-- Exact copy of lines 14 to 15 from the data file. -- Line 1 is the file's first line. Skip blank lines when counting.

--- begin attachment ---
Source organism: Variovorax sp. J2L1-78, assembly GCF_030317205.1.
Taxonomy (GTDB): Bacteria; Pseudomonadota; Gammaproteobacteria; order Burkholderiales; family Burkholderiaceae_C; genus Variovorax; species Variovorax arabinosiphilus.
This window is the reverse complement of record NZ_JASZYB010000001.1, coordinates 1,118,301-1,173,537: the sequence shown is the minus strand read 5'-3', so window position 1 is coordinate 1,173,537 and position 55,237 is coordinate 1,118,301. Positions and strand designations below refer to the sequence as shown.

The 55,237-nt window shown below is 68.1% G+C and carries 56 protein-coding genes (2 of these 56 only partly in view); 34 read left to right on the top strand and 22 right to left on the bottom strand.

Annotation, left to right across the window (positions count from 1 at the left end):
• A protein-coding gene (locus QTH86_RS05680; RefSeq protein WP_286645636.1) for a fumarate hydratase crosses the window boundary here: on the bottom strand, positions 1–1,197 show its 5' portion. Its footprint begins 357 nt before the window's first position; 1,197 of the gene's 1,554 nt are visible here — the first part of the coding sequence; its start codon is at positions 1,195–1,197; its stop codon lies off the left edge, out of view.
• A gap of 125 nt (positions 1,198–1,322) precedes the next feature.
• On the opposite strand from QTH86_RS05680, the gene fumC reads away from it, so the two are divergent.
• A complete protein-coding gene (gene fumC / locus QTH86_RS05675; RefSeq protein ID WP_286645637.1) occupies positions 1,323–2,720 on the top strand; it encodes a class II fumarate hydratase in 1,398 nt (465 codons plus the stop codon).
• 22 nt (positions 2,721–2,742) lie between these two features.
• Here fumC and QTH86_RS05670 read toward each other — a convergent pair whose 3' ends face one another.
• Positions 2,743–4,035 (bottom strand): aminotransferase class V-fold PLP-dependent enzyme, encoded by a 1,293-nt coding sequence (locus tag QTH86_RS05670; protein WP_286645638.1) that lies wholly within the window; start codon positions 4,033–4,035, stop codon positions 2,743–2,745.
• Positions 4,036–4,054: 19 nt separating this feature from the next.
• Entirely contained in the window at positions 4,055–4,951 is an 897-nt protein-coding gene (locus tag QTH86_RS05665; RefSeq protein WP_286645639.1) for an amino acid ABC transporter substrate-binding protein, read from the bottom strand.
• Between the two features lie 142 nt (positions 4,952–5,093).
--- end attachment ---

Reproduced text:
• Entirely contained in the window at positions 4,055–4,951 is an 897-nt protein-coding gene (locus tag QTH86_RS05665; RefSeq protein WP_286645639.1) for an amino acid ABC transporter substrate-binding protein, read from the bottom strand.
• Between the two features lie 142 nt (positions 4,952–5,093).